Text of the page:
The Pros and Cons of Using Kickstarter For Your Project

using kickstarter for your music

The demos are sounding great and you can’t wait to get into the studio. The only problem is you’re flat broke. Is Kickstarter the key to recording your dream album? Make sure you take the following into consideration:


It’s Free

Well, this is why you’re doing it, right? Records are expensive, especially if you want to do vinyl or any packaging that goes above and beyond. Depending on how much you ask for, that ideal album could be yours instead of something that had to be trimmed down because you couldn’t afford it.

It Informs Record Sales

If you’re asking people to donate X amount of money, with that amount entitling them to the new record, then you can see how many people out there are willing to preorder your album. That will give you a good sense of how many copies to make in the first place, meaning you won’t be left with hundreds of records collecting dust nor will you be rushing to repress.

It’s Good Promotion

Most bands don’t get any press when they plan to go into the studio. People only want to know when the music can be shipped straight to their ears. But with a Kickstarter, the marketing and hype begins months beforehand which can do a pretty good job of keeping the band in people’s minds. Because…

It Forces You to Promote

You spend so much time working on the music you may forget that you need to let people know about it. If you expend the energy for a Kickstarter, you are pretty much forcing yourself to tell everyone about your band, the upcoming record, and any other relevant info you may have been less than enthusiastic to mention before.


It Forces You to Promote

You have to come up with prizes, write a tantalizing pitch, put up artwork or maybe film a video, bother your friends on social media for a few weeks… if you think you would rather spend your time honing your songs a little more, this is going to be what eats up those practice sessions.

It is Hated by a Lot of People

Whether they’re right or wrong, you are going to get criticisms from people, to your face or behind your back, who think asking people for money for your precious new batch of songs is too arrogant and self-important. No one is going to criticise a band that coughs up their own dough for an album, but there is definitely the risk through Kickstarter of some people slandering your musical charity case.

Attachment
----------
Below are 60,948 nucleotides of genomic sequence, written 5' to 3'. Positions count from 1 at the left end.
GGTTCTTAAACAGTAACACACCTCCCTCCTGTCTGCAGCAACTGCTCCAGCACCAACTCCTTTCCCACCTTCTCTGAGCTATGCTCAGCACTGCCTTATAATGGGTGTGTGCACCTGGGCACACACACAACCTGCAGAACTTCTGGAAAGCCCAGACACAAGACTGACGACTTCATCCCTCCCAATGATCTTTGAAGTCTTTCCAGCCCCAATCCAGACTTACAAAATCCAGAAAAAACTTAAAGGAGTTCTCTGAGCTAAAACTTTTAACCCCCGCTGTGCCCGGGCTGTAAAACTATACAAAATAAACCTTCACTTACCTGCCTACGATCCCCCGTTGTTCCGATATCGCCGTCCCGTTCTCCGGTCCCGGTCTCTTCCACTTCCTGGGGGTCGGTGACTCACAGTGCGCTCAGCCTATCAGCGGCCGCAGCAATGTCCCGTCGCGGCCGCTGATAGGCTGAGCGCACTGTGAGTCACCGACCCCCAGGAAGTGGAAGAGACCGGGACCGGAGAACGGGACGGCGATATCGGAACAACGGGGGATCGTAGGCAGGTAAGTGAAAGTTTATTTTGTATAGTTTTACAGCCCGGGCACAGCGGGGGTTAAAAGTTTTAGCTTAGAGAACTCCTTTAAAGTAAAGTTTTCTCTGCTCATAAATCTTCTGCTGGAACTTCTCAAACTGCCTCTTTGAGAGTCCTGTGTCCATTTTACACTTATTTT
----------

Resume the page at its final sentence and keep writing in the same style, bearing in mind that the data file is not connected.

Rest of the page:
It is a Lot of Work if you Succeed

Plenty of inventors, writers and musicians have realized far too late what the price of success is when it comes to a Kickstarter. All those gifts you promised? You have to mail all that out. The one crazy bonus you never expected anyone to pay for? Well, they gave you their money and they want to know when they can expect it. And you haven’t booked studio time yet. But that is the best case scenario, because…

It Could Fail

Maybe you don’t want to hear any negative thinking about your popularity, but you have put a lot of time, energy and passion into your music. And if you don’t make your goal, do you want that specter hanging over the recording?

Kickstarter turns your art into a commodity and fans into investors. But if successful, it also allows you to process these ramifications while recording the album you always dreamed of. Whatever you decide on, the most important detail is that at some point you get your music out into the world.

Shane Mehling FOLLOW >

Shane Mehling is a freelance writer and editor who plays in noiserock bands.